-- Carol (email@example.com), July 08, 1999.
Folks, may I respectfully suggest that in serious survival situations, we may not have time to fish with line and tackle?
If you are near water, use "time extenders":
Fish traps (made out of wire, out of stones, out of sticks/logs.
Trot lines strong nylon cord with hooks attached to it with short side lines. Use something smelly for bait, check every couple of hours. If turtles are getting the fish, then bait for turtles.
Set lines are similar to trot lines, but are not attached at both ends.
Gorges are hook substitutes. they are a sharpened stick or piece of metal with the line tied around the middle. It is shoved into a piece of bait, a fish swallows it, then when the fish swims away it turns sideways in the fish, killing it.
Fish poisons Horsechestnut and Mullein are both effective at stunning fish. Pound them into the water above a pool and collect the fish you want at the lower end.
Most of these methods are illegal BECAUSE they are very effective. Be sure not to deplete breeding stocks.
-- Jon Williamson (firstname.lastname@example.org), July 08, 1999.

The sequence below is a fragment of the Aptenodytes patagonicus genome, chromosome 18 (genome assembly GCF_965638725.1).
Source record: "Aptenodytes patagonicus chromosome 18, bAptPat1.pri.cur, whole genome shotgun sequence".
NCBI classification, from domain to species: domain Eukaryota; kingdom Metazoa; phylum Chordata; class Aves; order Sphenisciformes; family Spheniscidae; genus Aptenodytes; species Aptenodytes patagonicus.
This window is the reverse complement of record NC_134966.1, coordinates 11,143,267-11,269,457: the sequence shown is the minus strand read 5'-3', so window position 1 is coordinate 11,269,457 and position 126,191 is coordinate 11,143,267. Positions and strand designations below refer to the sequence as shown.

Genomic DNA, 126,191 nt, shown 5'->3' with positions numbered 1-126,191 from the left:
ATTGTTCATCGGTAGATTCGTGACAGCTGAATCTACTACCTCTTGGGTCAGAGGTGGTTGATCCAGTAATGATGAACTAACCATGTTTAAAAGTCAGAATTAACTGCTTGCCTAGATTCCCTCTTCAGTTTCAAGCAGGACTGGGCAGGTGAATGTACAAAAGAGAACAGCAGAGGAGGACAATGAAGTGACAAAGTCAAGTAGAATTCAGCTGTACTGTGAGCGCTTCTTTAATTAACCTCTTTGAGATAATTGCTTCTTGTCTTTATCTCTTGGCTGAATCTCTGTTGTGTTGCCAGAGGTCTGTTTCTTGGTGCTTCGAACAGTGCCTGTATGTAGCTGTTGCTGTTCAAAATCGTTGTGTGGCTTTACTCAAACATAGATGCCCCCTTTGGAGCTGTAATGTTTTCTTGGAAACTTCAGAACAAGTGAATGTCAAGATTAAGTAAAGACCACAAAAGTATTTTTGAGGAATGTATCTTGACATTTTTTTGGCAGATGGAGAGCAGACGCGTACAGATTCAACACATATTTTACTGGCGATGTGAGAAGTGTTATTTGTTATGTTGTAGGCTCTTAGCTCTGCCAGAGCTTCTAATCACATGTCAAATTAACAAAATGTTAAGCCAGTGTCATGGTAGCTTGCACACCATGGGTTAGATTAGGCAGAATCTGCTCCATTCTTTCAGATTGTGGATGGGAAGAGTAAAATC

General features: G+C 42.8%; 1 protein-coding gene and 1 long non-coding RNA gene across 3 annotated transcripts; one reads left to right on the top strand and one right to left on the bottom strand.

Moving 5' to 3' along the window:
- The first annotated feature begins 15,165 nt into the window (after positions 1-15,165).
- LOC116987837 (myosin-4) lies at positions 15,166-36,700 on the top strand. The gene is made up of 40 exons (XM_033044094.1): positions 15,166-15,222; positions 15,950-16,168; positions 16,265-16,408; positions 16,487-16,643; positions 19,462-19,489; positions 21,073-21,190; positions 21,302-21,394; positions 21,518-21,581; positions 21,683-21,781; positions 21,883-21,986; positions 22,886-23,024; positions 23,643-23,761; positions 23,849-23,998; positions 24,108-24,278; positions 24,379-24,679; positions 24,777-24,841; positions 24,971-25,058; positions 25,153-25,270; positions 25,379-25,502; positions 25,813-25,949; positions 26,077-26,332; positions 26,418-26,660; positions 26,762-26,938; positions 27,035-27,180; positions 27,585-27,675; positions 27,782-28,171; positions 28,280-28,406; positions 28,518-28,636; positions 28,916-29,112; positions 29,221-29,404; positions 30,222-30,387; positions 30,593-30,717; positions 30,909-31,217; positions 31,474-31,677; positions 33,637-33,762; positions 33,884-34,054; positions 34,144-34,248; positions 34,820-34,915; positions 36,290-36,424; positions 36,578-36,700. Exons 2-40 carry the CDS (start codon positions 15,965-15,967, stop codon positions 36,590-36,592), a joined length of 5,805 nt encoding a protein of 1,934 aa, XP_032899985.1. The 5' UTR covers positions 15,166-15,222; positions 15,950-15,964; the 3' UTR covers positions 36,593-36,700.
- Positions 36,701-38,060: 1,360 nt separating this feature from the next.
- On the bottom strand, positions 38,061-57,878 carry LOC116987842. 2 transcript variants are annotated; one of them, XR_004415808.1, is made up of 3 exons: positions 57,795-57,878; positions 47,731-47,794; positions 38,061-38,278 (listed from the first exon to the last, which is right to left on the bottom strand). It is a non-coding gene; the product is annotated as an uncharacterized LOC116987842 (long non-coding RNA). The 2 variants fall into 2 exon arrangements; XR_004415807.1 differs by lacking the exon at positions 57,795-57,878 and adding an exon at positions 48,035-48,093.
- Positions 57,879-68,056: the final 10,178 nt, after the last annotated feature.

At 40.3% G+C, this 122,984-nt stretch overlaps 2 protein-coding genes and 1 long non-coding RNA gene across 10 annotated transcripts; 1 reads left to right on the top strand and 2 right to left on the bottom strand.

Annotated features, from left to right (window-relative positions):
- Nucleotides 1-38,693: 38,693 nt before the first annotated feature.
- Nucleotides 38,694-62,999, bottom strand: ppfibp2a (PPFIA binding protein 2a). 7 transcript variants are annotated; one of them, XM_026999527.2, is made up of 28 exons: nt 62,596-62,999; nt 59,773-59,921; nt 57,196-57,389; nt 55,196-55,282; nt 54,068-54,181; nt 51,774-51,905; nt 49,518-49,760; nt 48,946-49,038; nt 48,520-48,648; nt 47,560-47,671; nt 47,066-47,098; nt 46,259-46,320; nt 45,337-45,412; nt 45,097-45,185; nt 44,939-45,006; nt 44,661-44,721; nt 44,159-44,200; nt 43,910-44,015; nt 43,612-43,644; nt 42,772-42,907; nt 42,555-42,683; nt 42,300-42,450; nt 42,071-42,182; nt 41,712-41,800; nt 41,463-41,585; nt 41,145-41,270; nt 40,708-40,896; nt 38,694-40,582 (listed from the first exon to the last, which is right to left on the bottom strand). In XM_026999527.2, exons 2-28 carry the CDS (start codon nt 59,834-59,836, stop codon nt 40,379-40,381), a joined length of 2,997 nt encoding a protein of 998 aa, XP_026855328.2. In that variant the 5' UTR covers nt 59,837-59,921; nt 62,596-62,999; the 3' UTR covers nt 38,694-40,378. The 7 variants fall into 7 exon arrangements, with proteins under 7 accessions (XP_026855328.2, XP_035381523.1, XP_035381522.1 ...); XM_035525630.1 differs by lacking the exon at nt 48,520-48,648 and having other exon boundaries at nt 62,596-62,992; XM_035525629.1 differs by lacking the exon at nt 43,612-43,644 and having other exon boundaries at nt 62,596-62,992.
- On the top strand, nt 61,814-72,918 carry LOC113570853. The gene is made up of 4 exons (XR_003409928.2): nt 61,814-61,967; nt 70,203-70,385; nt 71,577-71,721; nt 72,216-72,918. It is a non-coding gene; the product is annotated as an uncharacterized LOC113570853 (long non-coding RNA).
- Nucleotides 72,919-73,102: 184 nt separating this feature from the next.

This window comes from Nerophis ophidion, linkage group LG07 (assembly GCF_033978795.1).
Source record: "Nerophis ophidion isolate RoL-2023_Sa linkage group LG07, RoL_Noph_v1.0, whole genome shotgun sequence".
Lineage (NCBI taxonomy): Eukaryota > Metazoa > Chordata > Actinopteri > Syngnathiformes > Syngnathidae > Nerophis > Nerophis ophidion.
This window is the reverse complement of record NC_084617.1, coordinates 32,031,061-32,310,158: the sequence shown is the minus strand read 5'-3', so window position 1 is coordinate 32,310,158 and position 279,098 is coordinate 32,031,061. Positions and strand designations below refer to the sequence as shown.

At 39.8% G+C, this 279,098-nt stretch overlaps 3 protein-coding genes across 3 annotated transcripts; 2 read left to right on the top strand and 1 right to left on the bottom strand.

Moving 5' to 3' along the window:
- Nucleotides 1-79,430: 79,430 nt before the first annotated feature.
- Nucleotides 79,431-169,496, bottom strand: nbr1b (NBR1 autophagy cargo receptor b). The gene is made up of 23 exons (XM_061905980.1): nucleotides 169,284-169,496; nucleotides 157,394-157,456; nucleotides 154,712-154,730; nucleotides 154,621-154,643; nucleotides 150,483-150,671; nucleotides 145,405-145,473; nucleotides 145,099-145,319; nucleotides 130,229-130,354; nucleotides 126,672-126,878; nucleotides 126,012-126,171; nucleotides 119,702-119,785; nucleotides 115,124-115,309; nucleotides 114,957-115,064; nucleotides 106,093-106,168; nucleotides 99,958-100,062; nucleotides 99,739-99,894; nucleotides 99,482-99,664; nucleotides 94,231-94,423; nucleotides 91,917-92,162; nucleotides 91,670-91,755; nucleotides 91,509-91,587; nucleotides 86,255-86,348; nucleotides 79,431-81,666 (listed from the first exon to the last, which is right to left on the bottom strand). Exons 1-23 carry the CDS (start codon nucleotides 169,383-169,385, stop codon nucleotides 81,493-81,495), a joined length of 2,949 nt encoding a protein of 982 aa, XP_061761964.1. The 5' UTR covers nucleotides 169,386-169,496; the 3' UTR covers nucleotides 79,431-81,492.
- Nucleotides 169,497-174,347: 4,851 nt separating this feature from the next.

My mother posts here and I had asked her to keep an eye out for fishing threads, so I'm glad that I might finally get to contribute something.
I live in North Carolina right off a fast river so I'm able to slip down the hill and go fishing whenever I please.
Now, for anyone reading this that's interested in starting up fishing, I agree with Ex-Marine about going to Wal-Mart or K Mart to get the basics or to start your fishing legacy, because of their good prices and variety.
I trust your selection of lure, considering that in fact I'm almost still a rookie, but lures just sink and hang in my river. Opposed to your 1/8 oz. white rooster-tail I find that a artificial grubs, even ones without any salt or protien coatings work just fine. Then of course we can't forget the lowly worm. One of my friends pulled a 20 1/2 inch rainbow out of my river with a real worm not to long ago.
What more can you tell me about casting? When using your lure, you stated that you cast, wait 3 seconds while it sinks then reel it in. I agree all the way with that method, but in my river if you wait that long it's hung. By the way, I usually always use a regular size 6 hook. What size sinker do you recomend?
Lastly, I've already got a good start on a tackle box set-up, but I'd like to know what others find useful to have along in theirs.
-- River Rat (email@example.com), July 08, 1999.
Greetings River Rat!